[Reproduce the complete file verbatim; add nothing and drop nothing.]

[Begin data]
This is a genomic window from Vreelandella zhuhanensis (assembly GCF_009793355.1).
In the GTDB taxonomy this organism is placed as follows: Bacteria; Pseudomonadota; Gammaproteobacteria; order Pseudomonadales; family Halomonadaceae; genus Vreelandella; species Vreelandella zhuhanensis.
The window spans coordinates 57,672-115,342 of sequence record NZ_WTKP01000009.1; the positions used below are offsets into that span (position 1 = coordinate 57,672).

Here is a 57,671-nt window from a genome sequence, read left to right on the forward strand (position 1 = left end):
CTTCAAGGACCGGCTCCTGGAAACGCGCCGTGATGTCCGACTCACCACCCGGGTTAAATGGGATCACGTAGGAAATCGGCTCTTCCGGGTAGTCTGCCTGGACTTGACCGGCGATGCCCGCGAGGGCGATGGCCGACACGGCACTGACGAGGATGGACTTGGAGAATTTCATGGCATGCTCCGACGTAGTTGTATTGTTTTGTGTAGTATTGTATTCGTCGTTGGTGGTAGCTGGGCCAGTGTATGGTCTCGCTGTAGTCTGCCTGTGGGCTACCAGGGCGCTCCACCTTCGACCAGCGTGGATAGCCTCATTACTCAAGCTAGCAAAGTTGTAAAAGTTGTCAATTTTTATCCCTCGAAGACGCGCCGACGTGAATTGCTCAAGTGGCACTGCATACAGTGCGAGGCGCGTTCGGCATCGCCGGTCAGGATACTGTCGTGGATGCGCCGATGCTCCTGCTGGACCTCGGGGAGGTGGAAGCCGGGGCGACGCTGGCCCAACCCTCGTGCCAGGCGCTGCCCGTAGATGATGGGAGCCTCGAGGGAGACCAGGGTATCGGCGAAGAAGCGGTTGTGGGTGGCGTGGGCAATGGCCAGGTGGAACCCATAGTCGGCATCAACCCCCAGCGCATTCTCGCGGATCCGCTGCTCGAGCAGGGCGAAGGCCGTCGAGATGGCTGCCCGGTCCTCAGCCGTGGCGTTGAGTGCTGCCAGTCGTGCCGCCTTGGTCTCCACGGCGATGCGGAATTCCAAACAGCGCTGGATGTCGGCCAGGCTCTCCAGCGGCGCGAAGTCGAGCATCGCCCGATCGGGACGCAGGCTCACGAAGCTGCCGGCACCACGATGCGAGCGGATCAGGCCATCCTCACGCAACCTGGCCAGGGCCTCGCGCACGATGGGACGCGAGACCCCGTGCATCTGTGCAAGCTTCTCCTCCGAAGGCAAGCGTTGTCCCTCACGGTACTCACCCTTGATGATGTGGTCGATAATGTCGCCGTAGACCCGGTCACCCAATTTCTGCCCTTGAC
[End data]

This is a genomic window from Vreelandella zhuhanensis (assembly GCF_009793355.1).
In the GTDB taxonomy this organism is placed as follows: Bacteria; Pseudomonadota; Gammaproteobacteria; order Pseudomonadales; family Halomonadaceae; genus Vreelandella; species Vreelandella zhuhanensis.
The window spans coordinates 57,672-115,342 of sequence record NZ_WTKP01000009.1; the positions used below are offsets into that span (position 1 = coordinate 57,672).

Here is a 57,671-nt window from a genome sequence, read left to right on the forward strand (position 1 = left end):
CTTCAAGGACCGGCTCCTGGAAACGCGCCGTGATGTCCGACTCACCACCCGGGTTAAATGGGATCACGTAGGAAATCGGCTCTTCCGGGTAGTCTGCCTGGACTTGACCGGCGATGCCCGCGAGGGCGATGGCCGACACGGCACTGACGAGGATGGACTTGGAGAATTTCATGGCATGCTCCGACGTAGTTGTATTGTTTTGTGTAGTATTGTATTCGTCGTTGGTGGTAGCTGGGCCAGTGTATGGTCTCGCTGTAGTCTGCCTGTGGGCTACCAGGGCGCTCCACCTTCGACCAGCGTGGATAGCCTCATTACTCAAGCTAGCAAAGTTGTAAAAGTTGTCAATTTTTATCCCTCGAAGACGCGCCGACGTGAATTGCTCAAGTGGCACTGCATACAGTGCGAGGCGCGTTCGGCATCGCCGGTCAGGATACTGTCGTGGATGCGCCGATGCTCCTGCTGGACCTCGGGGAGGTGGAAGCCGGGGCGACGCTGGCCCAACCCTCGTGCCAGGCGCTGCCCGTAGATGATGGGAGCCTCGAGGGAGACCAGGGTATCGGCGAAGAAGCGGTTGTGGGTGGCGTGGGCAATGGCCAGGTGGAACCCATAGTCGGCATCAACCCCCAGCGCATTCTCGCGGATCCGCTGCTCGAGCAGGGCGAAGGCCGTCGAGATGGCTGCCCGGTCCTCAGCCGTGGCGTTGAGTGCTGCCAGTCGTGCCGCCTTGGTCTCCACGGCGATGCGGAATTCCAAACAGCGCTGGATGTCGGCCAGGCTCTCCAGCGGCGCGAAGTCGAGCATCGCCCGATCGGGACGCAGGCTCACGAAGCTGCCGGCACCACGATGCGAGCGGATCAGGCCATCCTCACGCAACCTGGCCAGGGCCTCGCGCACGATGGGACGCGAGACCCCGTGCATCTGTGCAAGCTTCTCCTCCGAAGGCAAGCGTTGTCCCTCACGGTACTCACCCTTGATGATGTGGTCGATAATGTCGCCGTAGACCCGGTCACCCAATTTCTGCCCTTGAC